Liked by 3 people

    • Oh, thanks so much, Kathleen. And this was not one of my funnier posts! 🙂 I should have added that part about needing more husbands and wives! (Just a message for my readers: Look for Kathleen’s wonderful post as part of this blog hop. One World Gifted.)

      Like

  15. Oh, what a wonderful post! And trying to keep up with all the multitudes (especially during a ragweed pollen onslaught!) has made me downright irritable this week, so this post was particularly timely in my life. “Today. In your spare time. For Fun.” That made me laugh out loud, because I’ve said that to tease myself before! My partner Max was once told by his best friend that “your idea of fun is other people’s idea of homework.” (And I can’t believe how lucky I am to have found Max, as I never thought I’d find another person like that who could put up with my weirdness!)

    And the empathy thing. Yes! One of the things that is contributing to my overwhelmed irritability this week (besides the pollen!) is that this group of which I’m a member has suddenly changed quite a bit. We’re a political activist group; I won’t go into the political content. it’s enough to say that we have a lot of new members whose politics — and moreso, temperament — have turned out to be different. Frankly, it’s felt at times like they’re like the aliens in that old movie Independence Day who just want to blow up all the “olds” (I’ve seen them call us that) and take over. So lots of negative emotions are going around. It’s especially tough because this used to be the place I’d go to deal with at least one of my multitude of interests, and it was full of wonderful, rainforest-minded kindred spirits who shared my political interest and goals and were actually taking action about it. Now the ire of some of this new crowd has been focused on one member in particular, complete with a Twitter shaming campaign was directed at him because they didn’t agree with some things he’d done in his 30+ years as an organizer. While I understand why they are annoyed with him (seeing all sides is part of the multitudinousness, isn’t it!) the response struck me as out of all proportion — and, frankly, cruel. Can’t they see how destructive they are being? It boggles my mind. Worst of all, from the rainforest minded perspective at least, was when someone said “I see how this is a complex situation, but frankly, there’s no place for complexity in politics” and “Nuance is for bourgeois intelligentsia elites.” I guess I probably don’t need to unpack for this why that’s a devastating comment! I was reminded of that quote: “The test of a first-rate intelligence is the ability to hold two opposed ideas in mind at the same time and still retain the ability to function.” And yet, like Maggie in your book who didn’t want to identify as gifted because she didn’t think she was better than anyone else, I don’t think of myself as “smarter” than these other people. Maybe just more concerned about human feelings, which I think also makes me a political enemy in their eyes.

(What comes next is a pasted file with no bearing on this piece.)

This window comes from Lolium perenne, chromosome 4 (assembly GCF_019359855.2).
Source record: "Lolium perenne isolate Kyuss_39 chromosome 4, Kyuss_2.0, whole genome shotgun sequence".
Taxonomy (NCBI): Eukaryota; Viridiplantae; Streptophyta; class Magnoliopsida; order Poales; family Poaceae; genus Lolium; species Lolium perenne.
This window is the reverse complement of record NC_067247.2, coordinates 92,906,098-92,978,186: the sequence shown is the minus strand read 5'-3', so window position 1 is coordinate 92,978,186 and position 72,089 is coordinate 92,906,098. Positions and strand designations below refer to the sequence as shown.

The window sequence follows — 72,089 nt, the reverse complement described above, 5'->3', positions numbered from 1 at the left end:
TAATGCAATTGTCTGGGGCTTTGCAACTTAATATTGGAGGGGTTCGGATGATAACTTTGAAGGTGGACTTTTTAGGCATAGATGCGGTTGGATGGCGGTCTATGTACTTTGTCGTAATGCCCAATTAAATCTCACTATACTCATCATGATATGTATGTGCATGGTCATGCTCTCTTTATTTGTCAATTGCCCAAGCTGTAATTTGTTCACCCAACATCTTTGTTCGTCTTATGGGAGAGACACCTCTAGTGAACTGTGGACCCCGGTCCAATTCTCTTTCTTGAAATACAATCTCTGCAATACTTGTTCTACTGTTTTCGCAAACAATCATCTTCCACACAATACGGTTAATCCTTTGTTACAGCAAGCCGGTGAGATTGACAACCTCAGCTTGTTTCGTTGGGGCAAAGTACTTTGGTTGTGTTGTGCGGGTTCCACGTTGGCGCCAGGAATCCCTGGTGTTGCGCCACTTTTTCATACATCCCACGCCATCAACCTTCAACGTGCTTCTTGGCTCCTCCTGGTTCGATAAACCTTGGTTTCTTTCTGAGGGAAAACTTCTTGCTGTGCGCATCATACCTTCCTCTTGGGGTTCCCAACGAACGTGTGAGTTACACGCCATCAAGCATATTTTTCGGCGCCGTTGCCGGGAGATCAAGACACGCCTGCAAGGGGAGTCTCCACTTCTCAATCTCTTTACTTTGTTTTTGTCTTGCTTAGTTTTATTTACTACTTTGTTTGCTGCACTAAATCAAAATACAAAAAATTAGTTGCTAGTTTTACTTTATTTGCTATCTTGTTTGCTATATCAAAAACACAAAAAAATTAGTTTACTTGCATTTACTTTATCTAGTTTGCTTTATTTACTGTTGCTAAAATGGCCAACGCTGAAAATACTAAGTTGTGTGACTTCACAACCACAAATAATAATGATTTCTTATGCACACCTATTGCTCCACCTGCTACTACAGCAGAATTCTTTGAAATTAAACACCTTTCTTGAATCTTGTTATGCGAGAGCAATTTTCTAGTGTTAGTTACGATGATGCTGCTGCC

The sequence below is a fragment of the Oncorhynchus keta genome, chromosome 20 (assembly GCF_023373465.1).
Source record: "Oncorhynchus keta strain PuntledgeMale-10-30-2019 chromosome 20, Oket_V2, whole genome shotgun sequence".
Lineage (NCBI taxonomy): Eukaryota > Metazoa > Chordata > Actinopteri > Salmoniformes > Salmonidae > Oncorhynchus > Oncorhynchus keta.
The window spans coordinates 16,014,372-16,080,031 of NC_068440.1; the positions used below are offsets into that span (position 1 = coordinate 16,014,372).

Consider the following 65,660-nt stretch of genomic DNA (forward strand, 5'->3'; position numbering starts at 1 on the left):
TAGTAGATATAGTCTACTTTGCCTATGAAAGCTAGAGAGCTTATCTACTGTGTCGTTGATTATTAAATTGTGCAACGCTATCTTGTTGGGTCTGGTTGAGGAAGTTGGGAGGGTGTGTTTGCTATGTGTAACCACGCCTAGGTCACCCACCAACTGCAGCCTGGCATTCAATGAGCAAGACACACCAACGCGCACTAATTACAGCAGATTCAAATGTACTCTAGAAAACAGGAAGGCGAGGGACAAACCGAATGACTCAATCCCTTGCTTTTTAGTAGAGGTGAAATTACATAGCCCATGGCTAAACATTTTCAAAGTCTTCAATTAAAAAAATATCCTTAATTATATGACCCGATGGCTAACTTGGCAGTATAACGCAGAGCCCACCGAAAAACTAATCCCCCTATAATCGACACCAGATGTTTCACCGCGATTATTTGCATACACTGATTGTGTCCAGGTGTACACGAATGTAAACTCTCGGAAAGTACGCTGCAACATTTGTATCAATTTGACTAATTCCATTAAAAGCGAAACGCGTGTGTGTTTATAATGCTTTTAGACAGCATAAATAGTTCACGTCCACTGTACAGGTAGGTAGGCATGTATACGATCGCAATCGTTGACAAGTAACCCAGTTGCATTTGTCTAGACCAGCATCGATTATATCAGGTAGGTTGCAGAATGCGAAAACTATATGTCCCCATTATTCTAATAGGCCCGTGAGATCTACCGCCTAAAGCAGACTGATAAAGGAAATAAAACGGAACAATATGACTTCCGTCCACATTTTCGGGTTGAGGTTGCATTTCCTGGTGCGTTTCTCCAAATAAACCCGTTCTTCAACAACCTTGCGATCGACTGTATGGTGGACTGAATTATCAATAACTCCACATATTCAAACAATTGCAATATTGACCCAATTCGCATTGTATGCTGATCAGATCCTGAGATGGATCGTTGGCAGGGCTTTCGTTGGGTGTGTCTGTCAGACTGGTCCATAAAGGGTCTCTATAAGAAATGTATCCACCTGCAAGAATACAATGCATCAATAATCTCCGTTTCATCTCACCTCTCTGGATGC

Sighhhh. Well, surely there will be more such fights in the process of Changing the World. I just didn’t see it coming from within this group, and so suddenly.

    Liked by 2 people

  16. Pingback: The Contradictions Of Giftedness | Your Rainforest Mind - Adviesbureau Willem de Boer, inspiratiecoach voor hoogbegaafden en mensen met een ASS diagnose

  17. How I think/feel it: it doesn’t matter so much if another person doesn’t grasp all of you. Because you don’t yourself. No one does (completely get/see/feel/understand him- or herself). We are like kaleidoscopes, with dynamic, constantly changing views and reflections (at least, thats how it feels to me). We might feel and think a lot and be complex, multilayerd, and overwhelming to ourselves and others, but that is just how it is, and there are many others like us. We never really know if the person we meet, really isn’t as complex, or just not reflecting his or her complexity. Or just hasn’t had the courage/opportunity/energy/time… to discover it yet. Or maybe she or he really doesn’t feel/think in such a complex way. In the end, we, humans, share one mind, like leaves on a tree: some may have a more finely tuned nerve system, be more complex, but in the end that’s what we are: interconnected, of a kind… this idea brings me great peace of mind. Probably exactly what you mean by finding something larger than myself.

    Liked by 1 person

  18. Oh Paula, this is beautiful. I honestly don’t know how my husband has tolerated me for the last 21 years; this is so me. So many everythings.

    Liked by 1 person

  19. Multitudes also include flat sides. Teachers used to say I was an underachiever because I was smart but not academic!

    Liked by 1 person

    • Gifted kids do not necessarily do well in school. They may LOVE learning but not schooling. Thanks for sharing, Pam. I’m sure you’re not the only “underachiever” here. 🙂

      Like

      • I can’t remember if I wrote this before (curse you, absent-mindedness!!), but when I started skipping classes in high school, instead of goofing off I usually went to museums, art galleries and libraries to learn!!

        Liked by 1 person